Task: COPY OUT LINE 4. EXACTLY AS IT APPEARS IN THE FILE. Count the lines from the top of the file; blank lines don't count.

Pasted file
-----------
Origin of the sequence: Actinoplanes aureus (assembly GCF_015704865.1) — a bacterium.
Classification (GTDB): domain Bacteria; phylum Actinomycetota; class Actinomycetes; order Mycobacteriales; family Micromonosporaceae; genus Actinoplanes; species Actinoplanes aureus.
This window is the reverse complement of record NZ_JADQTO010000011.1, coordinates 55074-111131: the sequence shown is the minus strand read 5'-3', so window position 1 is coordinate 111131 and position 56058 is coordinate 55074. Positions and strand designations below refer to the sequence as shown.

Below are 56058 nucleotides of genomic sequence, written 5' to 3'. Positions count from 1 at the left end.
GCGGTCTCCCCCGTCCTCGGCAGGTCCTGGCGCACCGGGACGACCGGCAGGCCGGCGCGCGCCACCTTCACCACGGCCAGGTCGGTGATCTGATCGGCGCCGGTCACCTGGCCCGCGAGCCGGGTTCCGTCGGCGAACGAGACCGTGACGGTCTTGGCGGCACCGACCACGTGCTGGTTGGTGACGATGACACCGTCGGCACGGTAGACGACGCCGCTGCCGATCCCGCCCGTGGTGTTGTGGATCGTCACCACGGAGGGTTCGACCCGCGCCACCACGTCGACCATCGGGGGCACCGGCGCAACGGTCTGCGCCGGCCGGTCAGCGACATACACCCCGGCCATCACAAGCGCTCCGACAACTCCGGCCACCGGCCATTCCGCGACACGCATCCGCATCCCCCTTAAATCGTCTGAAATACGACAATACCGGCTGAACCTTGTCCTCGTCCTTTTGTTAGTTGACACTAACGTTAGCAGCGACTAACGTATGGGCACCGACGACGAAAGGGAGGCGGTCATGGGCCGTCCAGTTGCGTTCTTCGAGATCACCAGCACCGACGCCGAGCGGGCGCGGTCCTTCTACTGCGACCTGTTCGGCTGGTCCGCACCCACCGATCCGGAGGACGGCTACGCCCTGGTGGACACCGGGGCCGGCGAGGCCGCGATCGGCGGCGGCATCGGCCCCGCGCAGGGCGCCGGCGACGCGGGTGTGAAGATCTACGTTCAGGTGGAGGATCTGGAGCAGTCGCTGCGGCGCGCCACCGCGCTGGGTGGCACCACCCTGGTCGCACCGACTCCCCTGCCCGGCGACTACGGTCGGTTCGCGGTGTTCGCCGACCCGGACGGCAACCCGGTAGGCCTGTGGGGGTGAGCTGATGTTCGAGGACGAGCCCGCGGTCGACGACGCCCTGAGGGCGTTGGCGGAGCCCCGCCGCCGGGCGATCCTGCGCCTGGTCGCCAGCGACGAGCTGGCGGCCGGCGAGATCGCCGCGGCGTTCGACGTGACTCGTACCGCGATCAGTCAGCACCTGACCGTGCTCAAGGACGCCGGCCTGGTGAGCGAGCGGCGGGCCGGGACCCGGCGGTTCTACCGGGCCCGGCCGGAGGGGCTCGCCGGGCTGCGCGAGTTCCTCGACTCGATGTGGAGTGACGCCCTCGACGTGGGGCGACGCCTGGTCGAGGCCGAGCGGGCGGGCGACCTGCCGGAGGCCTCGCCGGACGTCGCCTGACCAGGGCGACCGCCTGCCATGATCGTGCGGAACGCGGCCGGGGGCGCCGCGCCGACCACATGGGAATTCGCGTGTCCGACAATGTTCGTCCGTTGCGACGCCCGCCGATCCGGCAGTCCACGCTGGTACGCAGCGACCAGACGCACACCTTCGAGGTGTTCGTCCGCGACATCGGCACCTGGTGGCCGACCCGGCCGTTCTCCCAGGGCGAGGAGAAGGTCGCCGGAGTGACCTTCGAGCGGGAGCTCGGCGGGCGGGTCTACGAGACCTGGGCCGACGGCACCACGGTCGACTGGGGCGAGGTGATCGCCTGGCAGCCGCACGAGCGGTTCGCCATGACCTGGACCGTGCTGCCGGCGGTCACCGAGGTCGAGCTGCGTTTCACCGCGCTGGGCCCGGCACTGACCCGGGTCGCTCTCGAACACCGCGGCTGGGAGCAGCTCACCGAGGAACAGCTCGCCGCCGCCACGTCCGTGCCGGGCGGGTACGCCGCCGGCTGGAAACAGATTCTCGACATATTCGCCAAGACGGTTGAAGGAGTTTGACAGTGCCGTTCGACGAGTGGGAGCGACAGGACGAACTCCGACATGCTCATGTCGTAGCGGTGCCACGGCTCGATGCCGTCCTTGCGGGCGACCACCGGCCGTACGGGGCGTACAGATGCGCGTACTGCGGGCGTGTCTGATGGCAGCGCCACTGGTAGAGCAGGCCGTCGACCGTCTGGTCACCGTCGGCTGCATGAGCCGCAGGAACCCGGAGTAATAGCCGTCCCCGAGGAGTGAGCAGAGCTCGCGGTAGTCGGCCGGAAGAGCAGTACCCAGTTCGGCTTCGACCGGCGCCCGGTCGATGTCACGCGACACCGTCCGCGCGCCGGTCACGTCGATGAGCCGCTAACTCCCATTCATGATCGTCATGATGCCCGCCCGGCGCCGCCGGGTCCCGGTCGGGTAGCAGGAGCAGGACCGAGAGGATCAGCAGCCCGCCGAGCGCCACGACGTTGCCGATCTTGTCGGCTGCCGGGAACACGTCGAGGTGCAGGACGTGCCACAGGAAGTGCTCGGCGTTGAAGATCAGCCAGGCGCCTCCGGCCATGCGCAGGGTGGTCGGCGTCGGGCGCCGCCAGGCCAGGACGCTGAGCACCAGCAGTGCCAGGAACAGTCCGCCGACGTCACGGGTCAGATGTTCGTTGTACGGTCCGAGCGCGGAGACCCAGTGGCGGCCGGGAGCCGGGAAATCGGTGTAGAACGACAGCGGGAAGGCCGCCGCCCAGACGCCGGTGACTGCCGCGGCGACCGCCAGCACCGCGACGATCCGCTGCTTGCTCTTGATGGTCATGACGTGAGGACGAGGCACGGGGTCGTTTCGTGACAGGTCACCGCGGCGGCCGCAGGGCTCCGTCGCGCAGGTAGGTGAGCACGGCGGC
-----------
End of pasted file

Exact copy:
Below are 56058 nucleotides of genomic sequence, written 5' to 3'. Positions count from 1 at the left end.